US joins six countries in new call for backdoor encryption access

On Monday, the US Department of Justice signed on to a new worldwide assertion warning of the risks of encryption and calling for an industry-wide effort to allow legislation enforcement companies to access encrypted knowledge as soon as a warrant has been obtained. The US was joined in the trouble by officers representing the UK, Australia, New Zealand, Canada, India, and Japan.

The assertion begins by acknowledging the worth of encryption in defending free expression internationally, citing a 2017 report from the UN Human Rights Commission. But the assertion shortly pivots to the ostensible issues posed by the expertise.

“Particular implementations of encryption technology, however, pose significant challenges to public safety,” the assertion reads. “We urge the industry to address our serious concerns where encryption is applied in a way that wholly precludes any legal access to content.”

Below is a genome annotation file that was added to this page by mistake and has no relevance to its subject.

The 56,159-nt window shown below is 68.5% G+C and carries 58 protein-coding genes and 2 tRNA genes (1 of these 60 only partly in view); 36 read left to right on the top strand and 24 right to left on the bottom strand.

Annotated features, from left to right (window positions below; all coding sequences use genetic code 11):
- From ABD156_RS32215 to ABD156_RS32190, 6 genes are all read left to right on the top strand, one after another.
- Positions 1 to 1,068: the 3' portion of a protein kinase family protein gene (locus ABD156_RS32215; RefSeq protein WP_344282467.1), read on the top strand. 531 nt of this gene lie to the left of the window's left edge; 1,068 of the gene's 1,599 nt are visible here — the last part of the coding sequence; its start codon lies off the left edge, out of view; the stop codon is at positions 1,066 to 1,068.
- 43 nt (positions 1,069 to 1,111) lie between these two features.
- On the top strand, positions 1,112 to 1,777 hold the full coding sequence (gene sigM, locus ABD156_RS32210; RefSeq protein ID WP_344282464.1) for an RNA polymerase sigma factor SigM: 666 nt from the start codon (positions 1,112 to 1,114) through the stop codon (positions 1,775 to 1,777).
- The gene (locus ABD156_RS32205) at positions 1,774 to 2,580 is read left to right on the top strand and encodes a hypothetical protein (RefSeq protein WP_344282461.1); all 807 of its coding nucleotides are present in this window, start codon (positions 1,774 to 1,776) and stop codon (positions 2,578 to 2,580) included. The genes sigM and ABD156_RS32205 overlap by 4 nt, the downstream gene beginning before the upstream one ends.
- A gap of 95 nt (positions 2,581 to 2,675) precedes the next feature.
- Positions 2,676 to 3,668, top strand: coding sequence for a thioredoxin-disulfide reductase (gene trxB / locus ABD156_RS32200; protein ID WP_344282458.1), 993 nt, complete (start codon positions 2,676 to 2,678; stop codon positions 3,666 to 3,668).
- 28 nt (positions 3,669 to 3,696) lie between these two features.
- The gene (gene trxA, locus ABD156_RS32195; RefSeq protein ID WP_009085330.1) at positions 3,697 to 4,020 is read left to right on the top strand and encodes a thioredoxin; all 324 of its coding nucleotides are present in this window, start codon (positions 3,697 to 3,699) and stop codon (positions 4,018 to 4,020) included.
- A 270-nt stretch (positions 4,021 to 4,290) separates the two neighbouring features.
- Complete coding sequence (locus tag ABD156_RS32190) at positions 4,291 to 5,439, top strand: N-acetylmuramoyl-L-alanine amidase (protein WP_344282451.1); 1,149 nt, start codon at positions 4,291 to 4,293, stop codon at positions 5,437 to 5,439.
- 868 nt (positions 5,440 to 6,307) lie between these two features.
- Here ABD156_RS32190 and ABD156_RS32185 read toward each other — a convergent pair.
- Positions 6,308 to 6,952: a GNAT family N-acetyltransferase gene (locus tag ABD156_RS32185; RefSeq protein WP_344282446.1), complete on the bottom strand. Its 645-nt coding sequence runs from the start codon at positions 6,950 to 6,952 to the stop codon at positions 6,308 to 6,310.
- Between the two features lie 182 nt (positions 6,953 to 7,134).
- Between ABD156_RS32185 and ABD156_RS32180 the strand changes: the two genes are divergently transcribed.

The Justice Department has an extended historical past of anti-encryption advocacy. In 2018, 5 of the seven collaborating countries expressed comparable misgivings in an open memo to tech firms, though the memo resulted in little to no progress on the difficulty from the {industry}. At every flip, tech firms have insisted that any backdoor constructed for legislation enforcement would inevitably be focused by criminals, and in the end go away customers much less secure.

Crucially, the seven countries wouldn’t solely search to acces encrypted knowledge in transit — such because the end-to-end encryption utilized by WhatsApp — but additionally regionally saved knowledge just like the contents of a telephone. That native encryption was on the heart of the 2016 San Bernardino encryption combat, which noticed the FBI taking Apple to court docket in an effort to access the contents of a telephone linked to a office taking pictures.

“While this statement focuses on the challenges posed by end-to-end encryption, that commitment applies across the range of encrypted services available, including device encryption, custom encrypted applications and encryption across integrated platforms,” the doc continues. “We challenge the assertion that public safety cannot be protected without compromising privacy or cybersecurity.”

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